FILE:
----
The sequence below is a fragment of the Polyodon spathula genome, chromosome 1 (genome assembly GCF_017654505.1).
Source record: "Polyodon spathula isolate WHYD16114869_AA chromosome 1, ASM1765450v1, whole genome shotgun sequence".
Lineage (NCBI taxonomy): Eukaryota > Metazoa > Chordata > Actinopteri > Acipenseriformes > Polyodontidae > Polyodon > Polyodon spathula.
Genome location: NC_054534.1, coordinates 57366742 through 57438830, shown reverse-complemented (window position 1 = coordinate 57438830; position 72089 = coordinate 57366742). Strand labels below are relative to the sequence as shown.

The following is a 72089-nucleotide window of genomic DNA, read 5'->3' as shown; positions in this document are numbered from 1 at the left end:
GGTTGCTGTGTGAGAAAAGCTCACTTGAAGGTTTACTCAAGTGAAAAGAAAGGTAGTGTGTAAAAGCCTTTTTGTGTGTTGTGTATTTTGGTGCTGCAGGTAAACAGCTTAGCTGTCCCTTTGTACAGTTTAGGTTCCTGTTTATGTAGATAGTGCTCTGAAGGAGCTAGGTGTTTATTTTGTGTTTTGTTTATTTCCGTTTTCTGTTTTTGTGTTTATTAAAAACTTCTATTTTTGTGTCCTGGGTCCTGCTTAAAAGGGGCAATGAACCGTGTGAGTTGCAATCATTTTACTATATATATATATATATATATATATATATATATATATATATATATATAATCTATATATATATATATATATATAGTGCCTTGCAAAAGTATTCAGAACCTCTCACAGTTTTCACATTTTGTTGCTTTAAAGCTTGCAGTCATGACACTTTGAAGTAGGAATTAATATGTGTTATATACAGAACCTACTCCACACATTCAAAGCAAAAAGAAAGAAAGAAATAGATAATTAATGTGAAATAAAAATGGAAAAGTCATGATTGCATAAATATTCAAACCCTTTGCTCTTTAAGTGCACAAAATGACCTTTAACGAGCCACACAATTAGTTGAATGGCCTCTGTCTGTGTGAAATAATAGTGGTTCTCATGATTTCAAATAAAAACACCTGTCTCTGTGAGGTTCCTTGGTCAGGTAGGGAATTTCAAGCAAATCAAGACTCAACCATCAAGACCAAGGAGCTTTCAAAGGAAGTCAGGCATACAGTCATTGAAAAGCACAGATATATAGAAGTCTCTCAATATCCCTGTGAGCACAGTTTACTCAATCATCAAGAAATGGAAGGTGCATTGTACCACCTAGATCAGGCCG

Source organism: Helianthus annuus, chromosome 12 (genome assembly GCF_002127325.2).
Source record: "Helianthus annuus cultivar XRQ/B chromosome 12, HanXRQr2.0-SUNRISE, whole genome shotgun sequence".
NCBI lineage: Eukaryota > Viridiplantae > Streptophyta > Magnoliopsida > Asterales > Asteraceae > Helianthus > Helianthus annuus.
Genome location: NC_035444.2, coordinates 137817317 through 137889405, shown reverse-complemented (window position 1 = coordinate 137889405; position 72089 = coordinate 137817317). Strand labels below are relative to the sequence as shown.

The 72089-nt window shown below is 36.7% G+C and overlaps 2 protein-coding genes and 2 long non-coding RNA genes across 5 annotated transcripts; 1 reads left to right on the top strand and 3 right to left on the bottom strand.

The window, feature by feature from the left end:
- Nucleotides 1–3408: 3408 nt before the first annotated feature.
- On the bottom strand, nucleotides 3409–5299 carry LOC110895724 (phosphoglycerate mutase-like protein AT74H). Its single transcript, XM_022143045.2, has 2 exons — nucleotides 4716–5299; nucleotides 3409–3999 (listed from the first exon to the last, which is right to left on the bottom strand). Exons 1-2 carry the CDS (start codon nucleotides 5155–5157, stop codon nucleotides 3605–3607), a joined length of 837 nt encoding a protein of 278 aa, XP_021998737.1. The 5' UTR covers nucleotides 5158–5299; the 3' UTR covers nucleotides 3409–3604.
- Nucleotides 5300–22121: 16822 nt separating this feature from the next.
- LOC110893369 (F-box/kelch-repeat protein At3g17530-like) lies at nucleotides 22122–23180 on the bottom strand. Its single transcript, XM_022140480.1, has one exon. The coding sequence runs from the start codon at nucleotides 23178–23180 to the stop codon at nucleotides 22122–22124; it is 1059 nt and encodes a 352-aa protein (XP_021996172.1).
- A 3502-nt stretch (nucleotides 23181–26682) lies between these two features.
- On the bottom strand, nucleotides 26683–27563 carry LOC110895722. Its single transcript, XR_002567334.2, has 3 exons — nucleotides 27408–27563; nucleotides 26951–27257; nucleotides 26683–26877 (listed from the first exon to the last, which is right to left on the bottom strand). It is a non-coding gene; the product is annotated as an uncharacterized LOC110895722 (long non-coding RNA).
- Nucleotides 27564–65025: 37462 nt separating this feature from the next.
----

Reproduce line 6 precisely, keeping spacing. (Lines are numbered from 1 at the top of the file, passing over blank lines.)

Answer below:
GGTTGCTGTGTGAGAAAAGCTCACTTGAAGGTTTACTCAAGTGAAAAGAAAGGTAGTGTGTAAAAGCCTTTTTGTGTGTTGTGTATTTTGGTGCTGCAGGTAAACAGCTTAGCTGTCCCTTTGTACAGTTTAGGTTCCTGTTTATGTAGATAGTGCTCTGAAGGAGCTAGGTGTTTATTTTGTGTTTTGTTTATTTCCGTTTTCTGTTTTTGTGTTTATTAAAAACTTCTATTTTTGTGTCCTGGGTCCTGCTTAAAAGGGGCAATGAACCGTGTGAGTTGCAATCATTTTACTATATATATATATATATATATATATATATATATATATATATATATATAATCTATATATATATATATATATATAGTGCCTTGCAAAAGTATTCAGAACCTCTCACAGTTTTCACATTTTGTTGCTTTAAAGCTTGCAGTCATGACACTTTGAAGTAGGAATTAATATGTGTTATATACAGAACCTACTCCACACATTCAAAGCAAAAAGAAAGAAAGAAATAGATAATTAATGTGAAATAAAAATGGAAAAGTCATGATTGCATAAATATTCAAACCCTTTGCTCTTTAAGTGCACAAAATGACCTTTAACGAGCCACACAATTAGTTGAATGGCCTCTGTCTGTGTGAAATAATAGTGGTTCTCATGATTTCAAATAAAAACACCTGTCTCTGTGAGGTTCCTTGGTCAGGTAGGGAATTTCAAGCAAATCAAGACTCAACCATCAAGACCAAGGAGCTTTCAAAGGAAGTCAGGCATACAGTCATTGAAAAGCACAGATATATAGAAGTCTCTCAATATCCCTGTGAGCACAGTTTACTCAATCATCAAGAAATGGAAGGTGCATTGTACCACCTAGATCAGGCCG